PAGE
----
Japan's new recipe for exports: feed the world's foodies

October 25, 2016 1:37 AM EDT

A store assistant arranges Japanese snacks at a supermarket in Singapore October 6, 2016. REUTERS/Edgar Su


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By Stanley White

TOKYO (Reuters) - Japan's export engine built around cars and electronics has stalled, but the future could be using the country's gourmet culture to cast itself as a purveyor of high-quality food.

Prime Minister Shinzo Abe wants to increase agriculture exports by a third in the next three years to 1 trillion yen ($9.62 billion), although experts say he needs to aim much higher if food is to become a mainstay export for Japan.

"Italy uses its food culture to drive food exports, and France is doing the same thing with wine," said Katsunori Nakazawa, head of the export promotion division at the Agriculture Ministry.

"I want this for Japanese food as well. If our farmers don't sell abroad, our agricultural industry won't grow."

The recipe seems pretty simple: better logistics, an advertising blitz and a splash of social media buzz with the tag #japanesefood - and some lobbying of foreign governments.

Japan's total exports fell an annual 6.9 percent in September, a 12th straight fall, the finance ministry said on Monday. Shipments of cars, electronics parts and steel all declined, while exports of food rose 7.6 percent from a year earlier.

ROOM TO GROW

In 2015, Japan's food and marine products exports were worth 745.1 billion yen ($7.2 billion) according to the Agriculture Ministry, which is only 1 percent of total exports of 75.6 trillion yen.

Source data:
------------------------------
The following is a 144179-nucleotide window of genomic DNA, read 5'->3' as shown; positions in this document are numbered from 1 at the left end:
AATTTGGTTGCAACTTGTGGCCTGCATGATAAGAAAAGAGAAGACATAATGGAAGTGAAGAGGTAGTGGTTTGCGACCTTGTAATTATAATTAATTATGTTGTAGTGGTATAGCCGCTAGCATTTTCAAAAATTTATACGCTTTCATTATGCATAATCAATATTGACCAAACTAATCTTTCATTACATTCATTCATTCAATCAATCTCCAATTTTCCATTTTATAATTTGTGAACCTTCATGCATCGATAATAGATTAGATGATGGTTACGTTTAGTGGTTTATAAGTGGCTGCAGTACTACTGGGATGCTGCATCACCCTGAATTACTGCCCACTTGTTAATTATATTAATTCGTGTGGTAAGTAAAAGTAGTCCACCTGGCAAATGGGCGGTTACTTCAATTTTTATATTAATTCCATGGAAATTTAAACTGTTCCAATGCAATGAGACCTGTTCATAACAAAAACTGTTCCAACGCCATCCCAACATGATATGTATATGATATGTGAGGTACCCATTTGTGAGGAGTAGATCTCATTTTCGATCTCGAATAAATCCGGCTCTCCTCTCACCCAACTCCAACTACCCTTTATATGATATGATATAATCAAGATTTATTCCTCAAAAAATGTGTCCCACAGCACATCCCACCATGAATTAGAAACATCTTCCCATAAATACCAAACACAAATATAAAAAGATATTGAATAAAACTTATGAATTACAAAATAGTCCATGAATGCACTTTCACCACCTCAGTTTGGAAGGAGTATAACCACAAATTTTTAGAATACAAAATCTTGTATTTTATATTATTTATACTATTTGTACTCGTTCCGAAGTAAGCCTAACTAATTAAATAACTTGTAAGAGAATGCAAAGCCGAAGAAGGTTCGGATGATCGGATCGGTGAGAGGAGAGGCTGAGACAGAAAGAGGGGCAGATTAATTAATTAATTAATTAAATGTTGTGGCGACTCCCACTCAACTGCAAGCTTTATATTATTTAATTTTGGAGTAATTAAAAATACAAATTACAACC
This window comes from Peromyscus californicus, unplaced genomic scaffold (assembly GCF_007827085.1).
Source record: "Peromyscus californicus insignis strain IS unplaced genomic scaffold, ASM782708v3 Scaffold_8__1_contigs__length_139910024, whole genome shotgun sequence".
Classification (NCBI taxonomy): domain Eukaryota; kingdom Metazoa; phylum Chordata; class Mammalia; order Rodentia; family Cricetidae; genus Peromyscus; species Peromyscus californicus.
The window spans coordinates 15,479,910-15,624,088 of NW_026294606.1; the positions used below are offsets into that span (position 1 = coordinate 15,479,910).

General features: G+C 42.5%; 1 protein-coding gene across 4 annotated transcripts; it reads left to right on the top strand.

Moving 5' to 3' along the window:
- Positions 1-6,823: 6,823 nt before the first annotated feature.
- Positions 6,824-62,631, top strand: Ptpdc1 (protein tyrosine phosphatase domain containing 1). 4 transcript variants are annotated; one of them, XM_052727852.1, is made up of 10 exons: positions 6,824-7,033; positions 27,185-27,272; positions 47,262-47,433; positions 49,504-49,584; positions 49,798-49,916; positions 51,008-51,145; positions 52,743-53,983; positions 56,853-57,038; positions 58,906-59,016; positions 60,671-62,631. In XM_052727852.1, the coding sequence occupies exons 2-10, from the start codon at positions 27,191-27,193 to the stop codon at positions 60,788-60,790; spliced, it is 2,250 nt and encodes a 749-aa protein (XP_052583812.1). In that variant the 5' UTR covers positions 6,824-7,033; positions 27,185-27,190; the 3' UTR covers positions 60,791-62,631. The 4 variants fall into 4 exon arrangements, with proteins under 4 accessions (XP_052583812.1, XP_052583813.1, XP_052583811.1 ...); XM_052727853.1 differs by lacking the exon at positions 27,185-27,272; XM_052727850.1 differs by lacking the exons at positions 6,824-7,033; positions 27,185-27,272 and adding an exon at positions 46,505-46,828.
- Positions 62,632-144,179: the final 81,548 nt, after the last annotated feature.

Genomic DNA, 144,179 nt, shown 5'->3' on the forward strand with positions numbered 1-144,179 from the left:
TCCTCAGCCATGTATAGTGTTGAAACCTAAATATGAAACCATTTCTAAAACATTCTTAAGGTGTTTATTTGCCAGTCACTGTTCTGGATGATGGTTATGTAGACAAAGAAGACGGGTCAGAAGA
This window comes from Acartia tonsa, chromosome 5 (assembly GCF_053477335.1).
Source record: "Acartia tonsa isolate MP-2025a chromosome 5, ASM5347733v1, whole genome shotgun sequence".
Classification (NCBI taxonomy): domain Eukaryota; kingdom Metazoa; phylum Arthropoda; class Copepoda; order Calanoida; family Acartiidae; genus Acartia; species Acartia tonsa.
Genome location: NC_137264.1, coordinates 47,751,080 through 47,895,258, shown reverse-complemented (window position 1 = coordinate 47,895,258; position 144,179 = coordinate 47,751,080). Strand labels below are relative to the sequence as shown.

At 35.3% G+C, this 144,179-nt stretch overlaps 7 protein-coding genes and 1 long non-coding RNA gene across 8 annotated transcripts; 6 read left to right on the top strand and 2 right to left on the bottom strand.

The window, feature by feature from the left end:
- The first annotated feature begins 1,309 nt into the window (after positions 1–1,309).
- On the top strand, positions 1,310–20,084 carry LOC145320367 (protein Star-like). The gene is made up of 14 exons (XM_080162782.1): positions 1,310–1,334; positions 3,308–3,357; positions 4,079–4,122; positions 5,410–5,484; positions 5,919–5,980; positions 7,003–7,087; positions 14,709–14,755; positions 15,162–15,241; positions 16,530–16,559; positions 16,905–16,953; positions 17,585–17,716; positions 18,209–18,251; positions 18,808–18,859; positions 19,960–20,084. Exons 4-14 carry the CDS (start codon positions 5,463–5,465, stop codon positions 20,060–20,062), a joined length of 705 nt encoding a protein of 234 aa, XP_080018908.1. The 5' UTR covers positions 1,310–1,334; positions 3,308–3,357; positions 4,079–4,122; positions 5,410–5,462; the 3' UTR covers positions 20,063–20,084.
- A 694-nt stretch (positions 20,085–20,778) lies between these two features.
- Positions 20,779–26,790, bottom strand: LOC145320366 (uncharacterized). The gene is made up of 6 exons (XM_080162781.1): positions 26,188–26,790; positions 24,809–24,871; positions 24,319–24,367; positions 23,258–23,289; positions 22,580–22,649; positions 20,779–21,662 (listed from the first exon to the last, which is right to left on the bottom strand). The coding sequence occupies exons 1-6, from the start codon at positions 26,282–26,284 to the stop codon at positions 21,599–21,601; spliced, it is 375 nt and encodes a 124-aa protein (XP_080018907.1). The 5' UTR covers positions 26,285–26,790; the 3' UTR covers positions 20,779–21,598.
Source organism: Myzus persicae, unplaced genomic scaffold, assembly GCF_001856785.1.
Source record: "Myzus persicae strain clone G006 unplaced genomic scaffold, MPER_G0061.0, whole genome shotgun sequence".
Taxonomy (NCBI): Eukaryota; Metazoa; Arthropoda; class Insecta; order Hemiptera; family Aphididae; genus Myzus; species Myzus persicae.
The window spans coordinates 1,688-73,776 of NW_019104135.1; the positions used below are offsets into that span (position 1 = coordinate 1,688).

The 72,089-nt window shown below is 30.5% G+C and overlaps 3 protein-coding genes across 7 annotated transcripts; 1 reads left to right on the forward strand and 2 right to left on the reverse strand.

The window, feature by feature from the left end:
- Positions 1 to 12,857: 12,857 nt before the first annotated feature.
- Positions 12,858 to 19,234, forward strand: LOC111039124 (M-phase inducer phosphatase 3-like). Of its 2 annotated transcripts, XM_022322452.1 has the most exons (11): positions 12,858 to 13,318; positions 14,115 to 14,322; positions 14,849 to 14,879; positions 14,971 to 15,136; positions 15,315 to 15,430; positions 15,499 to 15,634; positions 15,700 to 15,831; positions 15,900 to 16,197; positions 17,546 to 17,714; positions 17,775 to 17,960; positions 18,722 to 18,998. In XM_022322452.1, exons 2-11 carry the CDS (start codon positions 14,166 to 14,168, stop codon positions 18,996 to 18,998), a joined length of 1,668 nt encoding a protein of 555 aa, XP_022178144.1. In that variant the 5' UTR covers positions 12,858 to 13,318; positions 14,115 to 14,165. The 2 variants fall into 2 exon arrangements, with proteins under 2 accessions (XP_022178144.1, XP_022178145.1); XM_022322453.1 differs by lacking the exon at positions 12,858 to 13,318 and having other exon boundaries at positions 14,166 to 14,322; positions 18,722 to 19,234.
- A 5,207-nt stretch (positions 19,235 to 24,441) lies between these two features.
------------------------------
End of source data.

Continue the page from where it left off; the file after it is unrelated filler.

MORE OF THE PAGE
Auto exports were 10.4 trillion yen or almost 14 percent of total shipments, while semiconductor and electronic parts brought in 3.9 trillion yen, about 5 percent of total exports.

Hong Kong is the top destination for Japan's food exports, and a model of the potential Japan sees in increasing trade. With just 7 million people, the territory takes almost one-quarter of Japan's food exports and supermarkets commonly stock wagyu beef, soba buckwheat noodles and scallops from Japan.

"I always have confidence in Japanese goods," said a 66-year-old retiree in Hong Kong who gave her name as Valerie, as she shopped in a Japanese supermarket.

"They will not export produce that are fake or harmful," she said, touching on the qualities that Japan intends to leverage to increase its food exports.

The United States is Japan's second-biggest market for food exports, followed by Taiwan, mainland China and South Korea. The agriculture ministry said. Together, the top five destinations accounted for about 70 percent of food exports last year.

AIM HIGHER

Scallops, salmon and trout are the top food exports to China. Japan plans to lobby Beijing to let in its beef, pork and dairy products, and also wants China to lift import restrictions that were put in place after the Fukushima nuclear meltdown.

Rice exports to China are growing fast, so Japan plans to increase domestic processing plants authorized to ship to China.

In Southeast Asia, Japan will lobby Malaysia to allow beef imports and get halal certification. The government also wants to sell more rice, fruit and green tea in Thailand and Vietnam.

Sales of sake rice wine and green tea to Europe are already booming, and Japan plans a marketing push to further increase brand awareness and will lobby European countries that restrict beef imports.

The government has allocated almost $200 million for targeted improvements to agriculture trade infrastructure, such as better storage facilities near airports and meat processing plants that will comply with foreign health standards.

"I think we can easily get to 1 trillion yen, so we need to be thinking about the next goal," said Yasufumi Miwa, a senior specialist in agriculture at Japan Research Institute who serves on advisory panels at the Agriculture Ministry.

"Once we get to 5 trillion yen, I think agriculture can become a mainstay for exports along with cars and electronics."

($1 = 103.9200 yen)

(Additional reporting by Venus Wu in Hong Kong; Reporting by Stanley White; Editing by John Mair)



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